The possible de-humanising effect of institutional procedures imposed by institutionalised staff on an unsuspecting new patient is a blogpost in itself. I hope I get round to it, because you do forget - and the staff, I suspect, have absolutely no idea what it feels like on the other side.

Sunday, 23 November 2014

76. A Parliament of Owls

 The postman delivered a parcel yesterday.

It was a hand-embroidered owl cushion.

I stared at it open-mouthed. Such a labour of love - and I've only met the sender twice. She is retired and lives in Cornwall. I know her through the PCPLD Network (which I chair, and which is organising this week's conference in Glasgow). Two years ago, she came to the annual conference because she had won our award for giving outstanding end-of-life care to someone with intellectual disabilities. It was the first time that the award winner was a mother rather than a professional, which made it all rather moving. This wonderful woman had looked after her adult daughter who developed dementia and eventually died. The daughter had Down Syndrome.

We talked and talked over dinner the night before the award ceremony. Not only about her beautiful daughter, but also about shared interests, a love of nature, creativity, even Pilates. Last year we had dinner again, as we had invited her to give a talk about her daughter at our conference.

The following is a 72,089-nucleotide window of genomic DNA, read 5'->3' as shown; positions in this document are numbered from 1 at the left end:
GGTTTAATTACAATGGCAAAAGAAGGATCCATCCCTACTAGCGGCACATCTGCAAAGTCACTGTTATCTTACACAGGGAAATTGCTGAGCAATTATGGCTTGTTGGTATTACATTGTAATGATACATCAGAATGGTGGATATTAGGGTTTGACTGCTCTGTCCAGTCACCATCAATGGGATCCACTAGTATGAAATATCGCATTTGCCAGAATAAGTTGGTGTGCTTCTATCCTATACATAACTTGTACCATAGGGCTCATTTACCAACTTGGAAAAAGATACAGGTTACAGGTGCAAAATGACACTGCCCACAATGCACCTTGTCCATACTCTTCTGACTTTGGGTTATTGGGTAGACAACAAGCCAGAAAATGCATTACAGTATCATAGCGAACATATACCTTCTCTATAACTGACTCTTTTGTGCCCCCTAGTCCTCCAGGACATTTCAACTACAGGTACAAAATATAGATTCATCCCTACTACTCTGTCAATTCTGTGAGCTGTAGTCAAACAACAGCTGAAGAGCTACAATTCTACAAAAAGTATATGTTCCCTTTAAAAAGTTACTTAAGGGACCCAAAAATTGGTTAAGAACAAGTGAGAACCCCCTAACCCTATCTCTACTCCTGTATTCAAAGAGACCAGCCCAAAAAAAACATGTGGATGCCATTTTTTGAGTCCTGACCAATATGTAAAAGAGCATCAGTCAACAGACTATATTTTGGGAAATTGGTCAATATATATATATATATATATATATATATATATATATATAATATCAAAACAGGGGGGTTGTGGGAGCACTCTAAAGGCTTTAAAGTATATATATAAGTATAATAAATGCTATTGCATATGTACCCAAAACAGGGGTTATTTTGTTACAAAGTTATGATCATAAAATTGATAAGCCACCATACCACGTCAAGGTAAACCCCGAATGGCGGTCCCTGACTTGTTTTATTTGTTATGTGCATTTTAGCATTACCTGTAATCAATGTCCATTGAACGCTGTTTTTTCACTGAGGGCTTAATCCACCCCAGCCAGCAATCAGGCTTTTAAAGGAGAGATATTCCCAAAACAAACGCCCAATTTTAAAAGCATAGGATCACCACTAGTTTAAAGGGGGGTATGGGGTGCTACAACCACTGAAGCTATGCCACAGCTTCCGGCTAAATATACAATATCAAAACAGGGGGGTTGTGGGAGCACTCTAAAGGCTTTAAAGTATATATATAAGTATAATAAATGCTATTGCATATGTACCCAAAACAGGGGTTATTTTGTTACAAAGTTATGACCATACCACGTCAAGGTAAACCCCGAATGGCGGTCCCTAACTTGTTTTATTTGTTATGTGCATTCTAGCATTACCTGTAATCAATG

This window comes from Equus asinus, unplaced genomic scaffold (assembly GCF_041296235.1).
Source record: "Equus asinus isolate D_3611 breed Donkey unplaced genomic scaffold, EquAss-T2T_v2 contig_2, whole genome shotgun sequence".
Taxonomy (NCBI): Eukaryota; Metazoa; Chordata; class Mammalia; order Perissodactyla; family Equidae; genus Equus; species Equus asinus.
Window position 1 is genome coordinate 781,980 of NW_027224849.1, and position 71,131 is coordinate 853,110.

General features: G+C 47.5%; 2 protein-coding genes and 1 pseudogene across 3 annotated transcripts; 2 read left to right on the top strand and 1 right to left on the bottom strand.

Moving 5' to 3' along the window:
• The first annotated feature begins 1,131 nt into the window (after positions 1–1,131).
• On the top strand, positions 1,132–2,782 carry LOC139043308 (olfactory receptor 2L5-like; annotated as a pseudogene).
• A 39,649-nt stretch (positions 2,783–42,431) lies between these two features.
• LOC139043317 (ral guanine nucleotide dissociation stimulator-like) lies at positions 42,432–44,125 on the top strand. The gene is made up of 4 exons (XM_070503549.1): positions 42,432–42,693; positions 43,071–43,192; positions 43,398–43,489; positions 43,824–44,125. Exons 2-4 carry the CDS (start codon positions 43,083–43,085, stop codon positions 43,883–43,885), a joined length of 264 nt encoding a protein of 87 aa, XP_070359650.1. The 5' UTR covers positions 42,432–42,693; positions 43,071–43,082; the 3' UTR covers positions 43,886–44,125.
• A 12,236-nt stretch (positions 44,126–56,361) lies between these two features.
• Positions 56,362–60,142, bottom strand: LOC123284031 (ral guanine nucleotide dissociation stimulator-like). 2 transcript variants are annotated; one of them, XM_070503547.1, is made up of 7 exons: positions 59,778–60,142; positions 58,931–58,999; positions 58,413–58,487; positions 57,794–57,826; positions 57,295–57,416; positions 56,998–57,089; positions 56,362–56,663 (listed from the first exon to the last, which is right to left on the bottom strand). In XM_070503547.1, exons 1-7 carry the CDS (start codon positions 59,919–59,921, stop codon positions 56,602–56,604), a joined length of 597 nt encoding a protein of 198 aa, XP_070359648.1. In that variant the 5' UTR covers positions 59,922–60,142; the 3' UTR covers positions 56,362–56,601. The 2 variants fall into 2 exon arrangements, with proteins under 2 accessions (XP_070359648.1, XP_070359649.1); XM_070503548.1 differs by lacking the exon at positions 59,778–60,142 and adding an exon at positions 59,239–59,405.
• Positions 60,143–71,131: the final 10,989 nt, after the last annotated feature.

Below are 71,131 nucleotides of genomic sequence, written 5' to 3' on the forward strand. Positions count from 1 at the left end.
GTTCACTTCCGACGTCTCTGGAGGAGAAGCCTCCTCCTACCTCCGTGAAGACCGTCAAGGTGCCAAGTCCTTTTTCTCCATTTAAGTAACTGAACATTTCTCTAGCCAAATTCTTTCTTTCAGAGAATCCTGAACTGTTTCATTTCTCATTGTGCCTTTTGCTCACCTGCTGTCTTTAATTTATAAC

She heard about my situation, found my blog (amazing in itself, as sending an email was a new venture for her when I first met her), and wanted to do something for me.

To think that someone I don't really know that well would spend hours and hours and hours making something for me, sourcing the embroidery kit she remembered seeing, finding suitable material for the back of the cushion, and finishing everything so beautifully (down to the piped edges, the button, the carefully matched fabric halves at the back)... it left me flabbergasted.